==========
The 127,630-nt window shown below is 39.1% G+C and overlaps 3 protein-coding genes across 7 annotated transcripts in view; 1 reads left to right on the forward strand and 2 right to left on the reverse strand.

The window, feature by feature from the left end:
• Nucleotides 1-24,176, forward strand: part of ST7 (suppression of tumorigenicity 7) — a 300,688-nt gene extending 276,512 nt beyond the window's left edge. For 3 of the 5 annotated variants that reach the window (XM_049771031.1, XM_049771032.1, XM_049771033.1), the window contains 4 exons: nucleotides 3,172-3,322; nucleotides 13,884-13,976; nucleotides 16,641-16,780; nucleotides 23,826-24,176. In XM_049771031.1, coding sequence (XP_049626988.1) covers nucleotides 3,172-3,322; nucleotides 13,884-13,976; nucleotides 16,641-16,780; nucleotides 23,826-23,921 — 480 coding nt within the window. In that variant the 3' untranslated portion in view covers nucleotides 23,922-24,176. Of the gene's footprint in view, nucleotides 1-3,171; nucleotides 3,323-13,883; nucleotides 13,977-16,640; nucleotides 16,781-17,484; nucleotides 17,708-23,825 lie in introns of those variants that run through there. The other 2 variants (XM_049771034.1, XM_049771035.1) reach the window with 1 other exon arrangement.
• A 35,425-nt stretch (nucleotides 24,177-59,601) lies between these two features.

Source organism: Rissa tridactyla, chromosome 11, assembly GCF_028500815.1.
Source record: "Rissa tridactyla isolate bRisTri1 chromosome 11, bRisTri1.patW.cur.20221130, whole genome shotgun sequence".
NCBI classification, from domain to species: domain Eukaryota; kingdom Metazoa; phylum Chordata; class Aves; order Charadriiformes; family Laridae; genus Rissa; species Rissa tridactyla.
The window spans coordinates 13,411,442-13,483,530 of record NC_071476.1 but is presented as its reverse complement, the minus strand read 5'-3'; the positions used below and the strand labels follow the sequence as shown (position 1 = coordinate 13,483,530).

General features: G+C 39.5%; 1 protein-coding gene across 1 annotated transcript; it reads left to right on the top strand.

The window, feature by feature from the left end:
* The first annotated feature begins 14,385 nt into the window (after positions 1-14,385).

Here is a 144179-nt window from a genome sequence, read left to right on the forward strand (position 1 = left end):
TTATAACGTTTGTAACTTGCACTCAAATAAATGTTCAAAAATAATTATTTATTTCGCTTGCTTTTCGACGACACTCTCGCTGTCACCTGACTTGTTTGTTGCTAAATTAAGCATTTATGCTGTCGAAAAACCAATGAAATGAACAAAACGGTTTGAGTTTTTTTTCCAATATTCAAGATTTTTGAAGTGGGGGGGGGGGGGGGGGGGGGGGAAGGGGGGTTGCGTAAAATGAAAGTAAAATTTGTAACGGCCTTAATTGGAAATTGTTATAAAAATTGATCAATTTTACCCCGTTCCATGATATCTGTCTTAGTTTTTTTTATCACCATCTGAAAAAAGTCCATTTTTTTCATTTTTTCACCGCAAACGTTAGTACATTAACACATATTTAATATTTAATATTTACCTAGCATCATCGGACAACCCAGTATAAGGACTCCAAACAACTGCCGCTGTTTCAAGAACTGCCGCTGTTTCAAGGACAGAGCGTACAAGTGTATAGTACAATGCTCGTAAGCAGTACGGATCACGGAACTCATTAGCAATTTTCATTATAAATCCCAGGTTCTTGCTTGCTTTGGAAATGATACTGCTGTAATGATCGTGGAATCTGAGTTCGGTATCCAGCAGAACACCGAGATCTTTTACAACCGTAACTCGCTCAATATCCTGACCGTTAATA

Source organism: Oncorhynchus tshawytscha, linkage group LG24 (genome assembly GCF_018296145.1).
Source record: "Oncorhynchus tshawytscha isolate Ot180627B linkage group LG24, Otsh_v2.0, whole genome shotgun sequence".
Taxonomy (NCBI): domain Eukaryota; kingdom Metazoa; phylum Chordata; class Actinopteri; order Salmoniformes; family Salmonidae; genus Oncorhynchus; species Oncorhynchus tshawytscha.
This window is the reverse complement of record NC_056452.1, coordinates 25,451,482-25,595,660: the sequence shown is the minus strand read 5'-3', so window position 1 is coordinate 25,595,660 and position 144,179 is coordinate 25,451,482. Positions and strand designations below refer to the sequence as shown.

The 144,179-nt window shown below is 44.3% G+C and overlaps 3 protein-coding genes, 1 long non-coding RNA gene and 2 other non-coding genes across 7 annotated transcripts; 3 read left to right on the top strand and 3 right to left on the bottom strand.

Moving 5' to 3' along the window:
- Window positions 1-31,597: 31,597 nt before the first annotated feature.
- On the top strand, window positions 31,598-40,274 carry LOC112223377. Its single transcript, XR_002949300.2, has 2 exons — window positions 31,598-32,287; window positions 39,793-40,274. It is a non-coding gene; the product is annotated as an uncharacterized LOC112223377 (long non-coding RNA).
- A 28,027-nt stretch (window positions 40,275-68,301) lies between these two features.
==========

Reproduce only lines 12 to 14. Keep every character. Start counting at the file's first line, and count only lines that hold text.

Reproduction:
Here is a 144179-nt window from a genome sequence, read left to right on the forward strand (position 1 = left end):
TTATAACGTTTGTAACTTGCACTCAAATAAATGTTCAAAAATAATTATTTATTTCGCTTGCTTTTCGACGACACTCTCGCTGTCACCTGACTTGTTTGTTGCTAAATTAAGCATTTATGCTGTCGAAAAACCAATGAAATGAACAAAACGGTTTGAGTTTTTTTTCCAATATTCAAGATTTTTGAAGTGGGGGGGGGGGGGGGGGGGGGGGAAGGGGGGTTGCGTAAAATGAAAGTAAAATTTGTAACGGCCTTAATTGGAAATTGTTATAAAAATTGATCAATTTTACCCCGTTCCATGATATCTGTCTTAGTTTTTTTTATCACCATCTGAAAAAAGTCCATTTTTTTCATTTTTTCACCGCAAACGTTAGTACATTAACACATATTTAATATTTAATATTTACCTAGCATCATCGGACAACCCAGTATAAGGACTCCAAACAACTGCCGCTGTTTCAAGAACTGCCGCTGTTTCAAGGACAGAGCGTACAAGTGTATAGTACAATGCTCGTAAGCAGTACGGATCACGGAACTCATTAGCAATTTTCATTATAAATCCCAGGTTCTTGCTTGCTTTGGAAATGATACTGCTGTAATGATCGTGGAATCTGAGTTCGGTATCCAGCAGAACACCGAGATCTTTTACAACCGTAACTCGCTCAATATCCTGACCGTTAATA

Source organism: Oncorhynchus tshawytscha, linkage group LG24 (genome assembly GCF_018296145.1).